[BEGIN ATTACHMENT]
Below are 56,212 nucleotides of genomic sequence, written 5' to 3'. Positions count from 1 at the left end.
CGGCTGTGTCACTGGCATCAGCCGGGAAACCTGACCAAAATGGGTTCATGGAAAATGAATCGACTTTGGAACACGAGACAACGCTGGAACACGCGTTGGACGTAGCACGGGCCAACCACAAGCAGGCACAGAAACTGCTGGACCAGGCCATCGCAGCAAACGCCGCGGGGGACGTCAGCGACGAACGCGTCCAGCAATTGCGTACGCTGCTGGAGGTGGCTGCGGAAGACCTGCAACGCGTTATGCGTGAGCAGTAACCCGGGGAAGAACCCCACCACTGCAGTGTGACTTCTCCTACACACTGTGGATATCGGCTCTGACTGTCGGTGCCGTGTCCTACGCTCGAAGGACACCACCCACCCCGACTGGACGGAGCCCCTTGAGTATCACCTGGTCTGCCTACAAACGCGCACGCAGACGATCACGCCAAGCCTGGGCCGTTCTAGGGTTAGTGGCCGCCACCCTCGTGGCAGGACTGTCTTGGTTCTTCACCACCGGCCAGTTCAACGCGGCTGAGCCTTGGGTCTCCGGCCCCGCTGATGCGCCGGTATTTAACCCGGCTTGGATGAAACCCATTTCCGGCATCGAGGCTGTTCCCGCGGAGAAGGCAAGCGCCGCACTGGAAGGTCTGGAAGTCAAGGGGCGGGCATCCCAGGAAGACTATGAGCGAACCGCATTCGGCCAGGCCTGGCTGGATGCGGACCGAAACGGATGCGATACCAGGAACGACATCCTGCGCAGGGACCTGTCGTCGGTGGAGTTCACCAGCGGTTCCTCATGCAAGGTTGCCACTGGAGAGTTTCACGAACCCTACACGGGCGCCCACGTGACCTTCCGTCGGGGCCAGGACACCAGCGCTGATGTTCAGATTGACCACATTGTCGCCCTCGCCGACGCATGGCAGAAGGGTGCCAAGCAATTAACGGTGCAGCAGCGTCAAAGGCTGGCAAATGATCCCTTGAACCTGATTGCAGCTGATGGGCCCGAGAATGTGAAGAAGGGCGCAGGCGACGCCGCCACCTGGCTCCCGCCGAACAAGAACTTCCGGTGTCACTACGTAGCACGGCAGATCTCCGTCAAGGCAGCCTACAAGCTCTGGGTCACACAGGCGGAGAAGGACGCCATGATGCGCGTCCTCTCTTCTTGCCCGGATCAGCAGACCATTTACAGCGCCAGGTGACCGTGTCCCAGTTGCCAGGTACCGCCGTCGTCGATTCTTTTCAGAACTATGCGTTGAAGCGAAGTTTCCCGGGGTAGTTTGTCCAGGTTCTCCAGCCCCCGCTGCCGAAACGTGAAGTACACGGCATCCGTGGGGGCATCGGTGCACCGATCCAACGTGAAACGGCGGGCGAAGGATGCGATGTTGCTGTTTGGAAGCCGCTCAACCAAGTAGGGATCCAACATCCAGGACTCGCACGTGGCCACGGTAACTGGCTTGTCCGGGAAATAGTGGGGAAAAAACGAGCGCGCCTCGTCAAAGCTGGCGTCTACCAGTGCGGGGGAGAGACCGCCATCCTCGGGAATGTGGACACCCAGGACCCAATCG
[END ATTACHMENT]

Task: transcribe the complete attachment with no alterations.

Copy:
Below are 56,212 nucleotides of genomic sequence, written 5' to 3'. Positions count from 1 at the left end.
CGGCTGTGTCACTGGCATCAGCCGGGAAACCTGACCAAAATGGGTTCATGGAAAATGAATCGACTTTGGAACACGAGACAACGCTGGAACACGCGTTGGACGTAGCACGGGCCAACCACAAGCAGGCACAGAAACTGCTGGACCAGGCCATCGCAGCAAACGCCGCGGGGGACGTCAGCGACGAACGCGTCCAGCAATTGCGTACGCTGCTGGAGGTGGCTGCGGAAGACCTGCAACGCGTTATGCGTGAGCAGTAACCCGGGGAAGAACCCCACCACTGCAGTGTGACTTCTCCTACACACTGTGGATATCGGCTCTGACTGTCGGTGCCGTGTCCTACGCTCGAAGGACACCACCCACCCCGACTGGACGGAGCCCCTTGAGTATCACCTGGTCTGCCTACAAACGCGCACGCAGACGATCACGCCAAGCCTGGGCCGTTCTAGGGTTAGTGGCCGCCACCCTCGTGGCAGGACTGTCTTGGTTCTTCACCACCGGCCAGTTCAACGCGGCTGAGCCTTGGGTCTCCGGCCCCGCTGATGCGCCGGTATTTAACCCGGCTTGGATGAAACCCATTTCCGGCATCGAGGCTGTTCCCGCGGAGAAGGCAAGCGCCGCACTGGAAGGTCTGGAAGTCAAGGGGCGGGCATCCCAGGAAGACTATGAGCGAACCGCATTCGGCCAGGCCTGGCTGGATGCGGACCGAAACGGATGCGATACCAGGAACGACATCCTGCGCAGGGACCTGTCGTCGGTGGAGTTCACCAGCGGTTCCTCATGCAAGGTTGCCACTGGAGAGTTTCACGAACCCTACACGGGCGCCCACGTGACCTTCCGTCGGGGCCAGGACACCAGCGCTGATGTTCAGATTGACCACATTGTCGCCCTCGCCGACGCATGGCAGAAGGGTGCCAAGCAATTAACGGTGCAGCAGCGTCAAAGGCTGGCAAATGATCCCTTGAACCTGATTGCAGCTGATGGGCCCGAGAATGTGAAGAAGGGCGCAGGCGACGCCGCCACCTGGCTCCCGCCGAACAAGAACTTCCGGTGTCACTACGTAGCACGGCAGATCTCCGTCAAGGCAGCCTACAAGCTCTGGGTCACACAGGCGGAGAAGGACGCCATGATGCGCGTCCTCTCTTCTTGCCCGGATCAGCAGACCATTTACAGCGCCAGGTGACCGTGTCCCAGTTGCCAGGTACCGCCGTCGTCGATTCTTTTCAGAACTATGCGTTGAAGCGAAGTTTCCCGGGGTAGTTTGTCCAGGTTCTCCAGCCCCCGCTGCCGAAACGTGAAGTACACGGCATCCGTGGGGGCATCGGTGCACCGATCCAACGTGAAACGGCGGGCGAAGGATGCGATGTTGCTGTTTGGAAGCCGCTCAACCAAGTAGGGATCCAACATCCAGGACTCGCACGTGGCCACGGTAACTGGCTTGTCCGGGAAATAGTGGGGAAAAAACGAGCGCGCCTCGTCAAAGCTGGCGTCTACCAGTGCGGGGGAGAGACCGCCATCCTCGGGAATGTGGACACCCAGGACCCAATCG